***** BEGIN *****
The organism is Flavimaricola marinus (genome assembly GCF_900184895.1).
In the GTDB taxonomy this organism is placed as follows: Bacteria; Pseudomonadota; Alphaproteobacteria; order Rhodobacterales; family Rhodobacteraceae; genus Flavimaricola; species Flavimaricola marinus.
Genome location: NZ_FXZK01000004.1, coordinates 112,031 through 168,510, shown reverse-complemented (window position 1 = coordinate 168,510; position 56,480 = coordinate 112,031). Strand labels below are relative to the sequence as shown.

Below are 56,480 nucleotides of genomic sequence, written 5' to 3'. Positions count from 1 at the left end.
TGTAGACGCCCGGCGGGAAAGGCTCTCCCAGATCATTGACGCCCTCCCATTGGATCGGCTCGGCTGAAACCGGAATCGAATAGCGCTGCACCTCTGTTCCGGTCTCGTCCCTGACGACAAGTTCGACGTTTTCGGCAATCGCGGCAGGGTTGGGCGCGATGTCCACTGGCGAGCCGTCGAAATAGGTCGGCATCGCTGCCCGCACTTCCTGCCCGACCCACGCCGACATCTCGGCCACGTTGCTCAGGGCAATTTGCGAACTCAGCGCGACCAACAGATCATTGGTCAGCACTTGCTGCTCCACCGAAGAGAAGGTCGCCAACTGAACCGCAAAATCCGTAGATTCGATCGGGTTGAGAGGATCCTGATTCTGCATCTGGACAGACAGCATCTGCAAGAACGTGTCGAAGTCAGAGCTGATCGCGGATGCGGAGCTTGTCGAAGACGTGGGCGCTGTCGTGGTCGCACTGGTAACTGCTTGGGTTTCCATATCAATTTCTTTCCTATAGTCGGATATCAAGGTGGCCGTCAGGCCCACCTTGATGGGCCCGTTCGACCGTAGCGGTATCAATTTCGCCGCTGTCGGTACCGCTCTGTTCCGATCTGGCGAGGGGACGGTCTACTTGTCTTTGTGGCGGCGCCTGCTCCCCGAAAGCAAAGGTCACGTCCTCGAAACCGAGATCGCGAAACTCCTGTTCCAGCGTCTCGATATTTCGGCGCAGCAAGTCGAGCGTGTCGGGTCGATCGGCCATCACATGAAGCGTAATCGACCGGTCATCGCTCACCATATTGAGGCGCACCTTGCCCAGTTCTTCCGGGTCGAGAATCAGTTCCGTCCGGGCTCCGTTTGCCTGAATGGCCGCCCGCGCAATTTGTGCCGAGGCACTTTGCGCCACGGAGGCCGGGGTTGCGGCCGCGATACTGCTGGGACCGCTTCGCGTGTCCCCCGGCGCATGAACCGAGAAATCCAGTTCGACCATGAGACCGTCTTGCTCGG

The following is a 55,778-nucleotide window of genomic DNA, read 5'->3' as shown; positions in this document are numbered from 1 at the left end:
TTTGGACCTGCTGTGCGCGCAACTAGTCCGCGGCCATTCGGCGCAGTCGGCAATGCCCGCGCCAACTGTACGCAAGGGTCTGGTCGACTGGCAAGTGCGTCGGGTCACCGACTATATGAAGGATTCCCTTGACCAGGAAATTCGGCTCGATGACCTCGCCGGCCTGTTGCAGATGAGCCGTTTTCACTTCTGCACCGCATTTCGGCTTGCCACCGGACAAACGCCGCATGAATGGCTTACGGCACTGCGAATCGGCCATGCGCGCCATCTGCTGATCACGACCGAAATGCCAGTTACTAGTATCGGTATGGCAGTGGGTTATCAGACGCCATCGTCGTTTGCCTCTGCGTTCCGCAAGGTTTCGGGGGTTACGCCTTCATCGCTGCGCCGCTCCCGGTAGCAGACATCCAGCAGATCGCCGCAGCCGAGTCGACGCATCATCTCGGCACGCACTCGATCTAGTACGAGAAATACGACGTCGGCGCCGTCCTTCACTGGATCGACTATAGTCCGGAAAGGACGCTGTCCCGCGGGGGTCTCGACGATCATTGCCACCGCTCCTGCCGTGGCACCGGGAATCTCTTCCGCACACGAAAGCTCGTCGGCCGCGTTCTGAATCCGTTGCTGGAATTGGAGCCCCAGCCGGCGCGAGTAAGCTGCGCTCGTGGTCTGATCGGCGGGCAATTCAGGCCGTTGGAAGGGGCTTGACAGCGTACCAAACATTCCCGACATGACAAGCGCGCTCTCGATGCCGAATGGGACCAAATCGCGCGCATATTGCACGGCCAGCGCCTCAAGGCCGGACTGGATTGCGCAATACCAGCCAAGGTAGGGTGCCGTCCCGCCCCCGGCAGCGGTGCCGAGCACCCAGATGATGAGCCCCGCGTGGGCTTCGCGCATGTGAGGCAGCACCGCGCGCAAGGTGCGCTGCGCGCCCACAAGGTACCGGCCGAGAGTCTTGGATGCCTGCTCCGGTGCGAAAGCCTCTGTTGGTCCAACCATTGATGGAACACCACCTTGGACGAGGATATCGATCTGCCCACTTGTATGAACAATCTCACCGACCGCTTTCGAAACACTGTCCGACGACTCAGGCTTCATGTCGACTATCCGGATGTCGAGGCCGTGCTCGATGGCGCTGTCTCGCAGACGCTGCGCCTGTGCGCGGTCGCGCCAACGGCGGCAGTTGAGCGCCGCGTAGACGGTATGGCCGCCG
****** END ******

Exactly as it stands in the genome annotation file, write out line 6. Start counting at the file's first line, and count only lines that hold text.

The following is a 55,778-nucleotide window of genomic DNA, read 5'->3' as shown; positions in this document are numbered from 1 at the left end: